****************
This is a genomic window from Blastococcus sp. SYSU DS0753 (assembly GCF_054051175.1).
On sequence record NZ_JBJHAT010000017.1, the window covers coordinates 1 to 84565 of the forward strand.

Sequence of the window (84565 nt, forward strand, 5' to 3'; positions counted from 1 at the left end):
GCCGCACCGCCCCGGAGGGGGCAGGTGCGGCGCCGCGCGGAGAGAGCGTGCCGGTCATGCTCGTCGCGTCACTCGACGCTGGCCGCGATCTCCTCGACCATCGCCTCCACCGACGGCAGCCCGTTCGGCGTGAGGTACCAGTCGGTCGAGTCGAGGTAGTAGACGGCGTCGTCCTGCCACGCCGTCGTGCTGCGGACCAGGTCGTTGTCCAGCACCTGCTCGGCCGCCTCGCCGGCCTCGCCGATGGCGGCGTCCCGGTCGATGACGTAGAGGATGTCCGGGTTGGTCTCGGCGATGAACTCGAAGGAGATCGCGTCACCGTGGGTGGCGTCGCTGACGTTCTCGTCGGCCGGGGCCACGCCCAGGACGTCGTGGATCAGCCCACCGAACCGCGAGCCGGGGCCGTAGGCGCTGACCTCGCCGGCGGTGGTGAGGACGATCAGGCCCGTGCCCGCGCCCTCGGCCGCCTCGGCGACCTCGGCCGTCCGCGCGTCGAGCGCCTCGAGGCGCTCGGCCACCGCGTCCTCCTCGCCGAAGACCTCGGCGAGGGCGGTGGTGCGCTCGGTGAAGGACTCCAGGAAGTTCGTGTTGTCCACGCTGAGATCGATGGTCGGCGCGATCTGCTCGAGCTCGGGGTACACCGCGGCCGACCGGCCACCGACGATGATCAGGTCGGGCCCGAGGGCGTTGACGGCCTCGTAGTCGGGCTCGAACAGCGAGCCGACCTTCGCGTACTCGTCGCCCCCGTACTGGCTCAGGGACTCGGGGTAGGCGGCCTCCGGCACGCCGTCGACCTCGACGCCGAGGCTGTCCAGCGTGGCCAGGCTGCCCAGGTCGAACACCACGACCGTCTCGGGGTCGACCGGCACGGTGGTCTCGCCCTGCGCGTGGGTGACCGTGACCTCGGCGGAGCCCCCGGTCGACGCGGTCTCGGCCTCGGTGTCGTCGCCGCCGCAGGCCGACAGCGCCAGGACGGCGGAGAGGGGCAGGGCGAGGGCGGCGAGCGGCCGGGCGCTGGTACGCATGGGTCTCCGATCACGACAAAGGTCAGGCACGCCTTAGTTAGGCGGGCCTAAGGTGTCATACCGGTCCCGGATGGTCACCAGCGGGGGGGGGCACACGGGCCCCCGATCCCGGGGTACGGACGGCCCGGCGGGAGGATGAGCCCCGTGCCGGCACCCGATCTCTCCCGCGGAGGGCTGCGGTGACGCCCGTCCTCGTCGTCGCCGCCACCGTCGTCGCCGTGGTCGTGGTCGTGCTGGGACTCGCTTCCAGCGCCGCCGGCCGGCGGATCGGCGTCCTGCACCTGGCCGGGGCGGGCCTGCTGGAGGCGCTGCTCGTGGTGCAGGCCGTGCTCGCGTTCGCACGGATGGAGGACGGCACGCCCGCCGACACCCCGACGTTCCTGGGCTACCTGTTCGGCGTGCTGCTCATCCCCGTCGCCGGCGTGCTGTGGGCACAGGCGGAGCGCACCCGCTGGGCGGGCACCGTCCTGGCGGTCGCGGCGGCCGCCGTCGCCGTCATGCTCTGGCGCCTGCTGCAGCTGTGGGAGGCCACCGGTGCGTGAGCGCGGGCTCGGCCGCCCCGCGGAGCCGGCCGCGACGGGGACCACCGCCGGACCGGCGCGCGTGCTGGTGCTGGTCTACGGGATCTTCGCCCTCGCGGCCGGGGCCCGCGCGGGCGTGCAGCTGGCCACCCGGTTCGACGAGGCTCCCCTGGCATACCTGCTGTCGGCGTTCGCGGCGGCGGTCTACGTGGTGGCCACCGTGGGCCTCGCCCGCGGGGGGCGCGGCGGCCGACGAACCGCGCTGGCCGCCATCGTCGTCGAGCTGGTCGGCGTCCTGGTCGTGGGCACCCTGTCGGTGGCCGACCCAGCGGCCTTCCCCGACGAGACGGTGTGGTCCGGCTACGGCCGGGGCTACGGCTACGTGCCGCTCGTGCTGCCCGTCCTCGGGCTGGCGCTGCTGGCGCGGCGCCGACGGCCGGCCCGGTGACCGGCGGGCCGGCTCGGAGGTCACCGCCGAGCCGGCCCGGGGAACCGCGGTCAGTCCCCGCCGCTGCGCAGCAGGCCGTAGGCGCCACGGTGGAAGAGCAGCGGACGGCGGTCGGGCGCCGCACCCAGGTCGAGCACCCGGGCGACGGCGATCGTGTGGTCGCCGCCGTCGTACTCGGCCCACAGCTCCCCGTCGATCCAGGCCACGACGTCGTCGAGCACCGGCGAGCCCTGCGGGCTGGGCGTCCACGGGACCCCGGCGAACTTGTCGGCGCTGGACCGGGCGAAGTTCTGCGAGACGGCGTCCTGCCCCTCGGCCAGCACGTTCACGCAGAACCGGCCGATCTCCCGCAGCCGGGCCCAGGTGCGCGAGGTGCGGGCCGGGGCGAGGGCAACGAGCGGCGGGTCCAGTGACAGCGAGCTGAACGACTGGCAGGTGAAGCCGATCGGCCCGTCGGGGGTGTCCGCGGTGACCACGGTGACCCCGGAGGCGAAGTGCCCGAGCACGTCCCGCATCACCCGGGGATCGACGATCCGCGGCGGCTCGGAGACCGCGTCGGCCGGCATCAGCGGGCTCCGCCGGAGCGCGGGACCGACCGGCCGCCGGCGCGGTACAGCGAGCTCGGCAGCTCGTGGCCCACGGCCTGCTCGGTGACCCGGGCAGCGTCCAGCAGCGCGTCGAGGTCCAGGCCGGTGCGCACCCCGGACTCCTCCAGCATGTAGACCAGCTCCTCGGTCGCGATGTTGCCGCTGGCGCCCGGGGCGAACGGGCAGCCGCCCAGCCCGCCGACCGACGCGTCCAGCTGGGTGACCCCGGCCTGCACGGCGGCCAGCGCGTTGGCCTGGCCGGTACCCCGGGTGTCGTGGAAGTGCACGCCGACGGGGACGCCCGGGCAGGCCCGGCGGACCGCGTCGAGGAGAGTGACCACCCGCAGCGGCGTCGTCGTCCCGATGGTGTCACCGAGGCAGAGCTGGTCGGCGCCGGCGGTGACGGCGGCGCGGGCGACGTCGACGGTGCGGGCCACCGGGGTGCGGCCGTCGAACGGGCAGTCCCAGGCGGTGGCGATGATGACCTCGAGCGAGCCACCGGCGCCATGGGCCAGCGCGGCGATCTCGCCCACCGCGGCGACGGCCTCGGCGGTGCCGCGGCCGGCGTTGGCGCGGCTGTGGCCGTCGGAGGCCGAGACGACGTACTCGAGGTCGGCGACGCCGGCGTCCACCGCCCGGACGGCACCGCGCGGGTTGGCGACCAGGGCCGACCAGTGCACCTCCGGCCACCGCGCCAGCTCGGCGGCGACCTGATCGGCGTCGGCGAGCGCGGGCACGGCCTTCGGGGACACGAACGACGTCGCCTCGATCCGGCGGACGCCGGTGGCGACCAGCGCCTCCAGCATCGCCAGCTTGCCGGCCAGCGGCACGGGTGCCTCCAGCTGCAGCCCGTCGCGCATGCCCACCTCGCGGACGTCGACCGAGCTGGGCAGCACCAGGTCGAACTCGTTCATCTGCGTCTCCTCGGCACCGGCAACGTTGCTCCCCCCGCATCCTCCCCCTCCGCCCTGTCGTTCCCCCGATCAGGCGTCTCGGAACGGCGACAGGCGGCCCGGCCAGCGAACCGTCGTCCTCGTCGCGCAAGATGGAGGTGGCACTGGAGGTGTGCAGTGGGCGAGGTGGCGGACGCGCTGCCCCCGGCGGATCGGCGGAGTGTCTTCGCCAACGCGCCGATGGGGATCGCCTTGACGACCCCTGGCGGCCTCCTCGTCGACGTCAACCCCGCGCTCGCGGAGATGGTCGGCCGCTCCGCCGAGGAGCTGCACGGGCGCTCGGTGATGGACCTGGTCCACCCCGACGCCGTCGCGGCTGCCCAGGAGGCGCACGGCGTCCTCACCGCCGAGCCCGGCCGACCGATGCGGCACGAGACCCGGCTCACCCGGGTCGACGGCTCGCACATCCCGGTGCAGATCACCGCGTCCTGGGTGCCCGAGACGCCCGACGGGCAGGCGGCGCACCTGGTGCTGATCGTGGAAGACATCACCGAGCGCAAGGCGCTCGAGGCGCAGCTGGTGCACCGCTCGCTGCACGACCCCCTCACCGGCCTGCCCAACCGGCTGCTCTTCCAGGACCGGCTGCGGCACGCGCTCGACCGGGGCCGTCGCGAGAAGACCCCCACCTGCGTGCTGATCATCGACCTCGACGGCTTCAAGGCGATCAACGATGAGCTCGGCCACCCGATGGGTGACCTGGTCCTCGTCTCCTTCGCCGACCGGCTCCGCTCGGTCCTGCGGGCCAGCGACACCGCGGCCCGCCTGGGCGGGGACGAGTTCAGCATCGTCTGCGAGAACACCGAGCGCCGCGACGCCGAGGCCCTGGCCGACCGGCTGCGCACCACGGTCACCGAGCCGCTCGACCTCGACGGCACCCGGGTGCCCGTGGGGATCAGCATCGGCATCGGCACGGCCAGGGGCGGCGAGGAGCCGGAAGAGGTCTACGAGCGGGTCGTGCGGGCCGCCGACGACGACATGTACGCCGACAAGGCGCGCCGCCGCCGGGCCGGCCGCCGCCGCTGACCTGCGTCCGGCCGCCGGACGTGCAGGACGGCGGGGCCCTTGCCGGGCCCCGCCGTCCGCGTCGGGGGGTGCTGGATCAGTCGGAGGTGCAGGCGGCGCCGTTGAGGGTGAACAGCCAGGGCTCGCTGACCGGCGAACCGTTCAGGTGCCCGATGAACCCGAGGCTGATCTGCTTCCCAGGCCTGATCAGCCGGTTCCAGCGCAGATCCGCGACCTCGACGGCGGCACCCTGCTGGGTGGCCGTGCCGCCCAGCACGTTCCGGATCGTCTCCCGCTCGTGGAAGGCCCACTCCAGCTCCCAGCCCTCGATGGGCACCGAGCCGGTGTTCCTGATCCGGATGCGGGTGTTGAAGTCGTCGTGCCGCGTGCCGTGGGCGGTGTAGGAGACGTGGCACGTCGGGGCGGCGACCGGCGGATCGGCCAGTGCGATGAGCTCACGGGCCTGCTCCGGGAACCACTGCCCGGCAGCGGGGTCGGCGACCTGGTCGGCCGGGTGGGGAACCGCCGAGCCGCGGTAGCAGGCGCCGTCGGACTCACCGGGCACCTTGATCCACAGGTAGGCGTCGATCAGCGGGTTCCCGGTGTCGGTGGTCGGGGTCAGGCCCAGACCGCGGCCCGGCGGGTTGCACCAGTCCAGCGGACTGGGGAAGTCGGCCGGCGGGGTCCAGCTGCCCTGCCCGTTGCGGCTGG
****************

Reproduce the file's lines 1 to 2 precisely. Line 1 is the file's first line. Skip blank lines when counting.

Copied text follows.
This is a genomic window from Blastococcus sp. SYSU DS0753 (assembly GCF_054051175.1).
On sequence record NZ_JBJHAT010000017.1, the window covers coordinates 1 to 84565 of the forward strand.